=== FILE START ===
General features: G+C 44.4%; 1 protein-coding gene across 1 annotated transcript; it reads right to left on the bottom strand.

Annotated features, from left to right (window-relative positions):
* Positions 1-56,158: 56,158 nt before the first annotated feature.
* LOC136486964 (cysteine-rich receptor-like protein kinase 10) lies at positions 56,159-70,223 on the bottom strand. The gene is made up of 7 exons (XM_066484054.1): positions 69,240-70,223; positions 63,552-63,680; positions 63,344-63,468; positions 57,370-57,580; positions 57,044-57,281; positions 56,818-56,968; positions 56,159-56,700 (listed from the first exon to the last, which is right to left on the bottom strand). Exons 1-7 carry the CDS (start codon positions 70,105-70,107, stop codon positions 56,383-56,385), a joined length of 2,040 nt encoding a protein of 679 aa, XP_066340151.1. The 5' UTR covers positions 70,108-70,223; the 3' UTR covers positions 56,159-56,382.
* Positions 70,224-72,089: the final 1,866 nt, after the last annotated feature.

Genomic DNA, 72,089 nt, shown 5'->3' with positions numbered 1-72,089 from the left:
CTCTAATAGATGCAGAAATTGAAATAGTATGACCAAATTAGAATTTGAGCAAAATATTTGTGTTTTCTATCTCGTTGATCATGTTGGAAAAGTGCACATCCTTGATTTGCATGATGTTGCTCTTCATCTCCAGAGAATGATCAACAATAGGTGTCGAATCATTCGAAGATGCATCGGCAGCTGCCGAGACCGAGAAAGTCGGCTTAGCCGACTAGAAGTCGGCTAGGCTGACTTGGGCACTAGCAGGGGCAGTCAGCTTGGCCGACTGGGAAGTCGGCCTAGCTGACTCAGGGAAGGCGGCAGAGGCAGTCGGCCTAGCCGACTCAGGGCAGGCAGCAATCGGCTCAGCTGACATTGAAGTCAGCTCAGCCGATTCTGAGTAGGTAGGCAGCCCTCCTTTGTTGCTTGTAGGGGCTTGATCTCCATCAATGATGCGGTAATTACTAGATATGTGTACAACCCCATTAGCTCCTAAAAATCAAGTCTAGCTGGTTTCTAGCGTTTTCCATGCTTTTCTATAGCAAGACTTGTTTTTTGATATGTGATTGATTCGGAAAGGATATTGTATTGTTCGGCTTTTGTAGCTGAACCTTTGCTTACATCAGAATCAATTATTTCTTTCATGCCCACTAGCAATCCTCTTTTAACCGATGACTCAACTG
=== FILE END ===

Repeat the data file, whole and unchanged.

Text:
General features: G+C 44.4%; 1 protein-coding gene across 1 annotated transcript; it reads right to left on the bottom strand.

Annotated features, from left to right (window-relative positions):
* Positions 1-56,158: 56,158 nt before the first annotated feature.
* LOC136486964 (cysteine-rich receptor-like protein kinase 10) lies at positions 56,159-70,223 on the bottom strand. The gene is made up of 7 exons (XM_066484054.1): positions 69,240-70,223; positions 63,552-63,680; positions 63,344-63,468; positions 57,370-57,580; positions 57,044-57,281; positions 56,818-56,968; positions 56,159-56,700 (listed from the first exon to the last, which is right to left on the bottom strand). Exons 1-7 carry the CDS (start codon positions 70,105-70,107, stop codon positions 56,383-56,385), a joined length of 2,040 nt encoding a protein of 679 aa, XP_066340151.1. The 5' UTR covers positions 70,108-70,223; the 3' UTR covers positions 56,159-56,382.
* Positions 70,224-72,089: the final 1,866 nt, after the last annotated feature.

Genomic DNA, 72,089 nt, shown 5'->3' with positions numbered 1-72,089 from the left:
CTCTAATAGATGCAGAAATTGAAATAGTATGACCAAATTAGAATTTGAGCAAAATATTTGTGTTTTCTATCTCGTTGATCATGTTGGAAAAGTGCACATCCTTGATTTGCATGATGTTGCTCTTCATCTCCAGAGAATGATCAACAATAGGTGTCGAATCATTCGAAGATGCATCGGCAGCTGCCGAGACCGAGAAAGTCGGCTTAGCCGACTAGAAGTCGGCTAGGCTGACTTGGGCACTAGCAGGGGCAGTCAGCTTGGCCGACTGGGAAGTCGGCCTAGCTGACTCAGGGAAGGCGGCAGAGGCAGTCGGCCTAGCCGACTCAGGGCAGGCAGCAATCGGCTCAGCTGACATTGAAGTCAGCTCAGCCGATTCTGAGTAGGTAGGCAGCCCTCCTTTGTTGCTTGTAGGGGCTTGATCTCCATCAATGATGCGGTAATTACTAGATATGTGTACAACCCCATTAGCTCCTAAAAATCAAGTCTAGCTGGTTTCTAGCGTTTTCCATGCTTTTCTATAGCAAGACTTGTTTTTTGATATGTGATTGATTCGGAAAGGATATTGTATTGTTCGGCTTTTGTAGCTGAACCTTTGCTTACATCAGAATCAATTATTTCTTTCATGCCCACTAGCAATCCTCTTTTAACCGATGACTCAACTG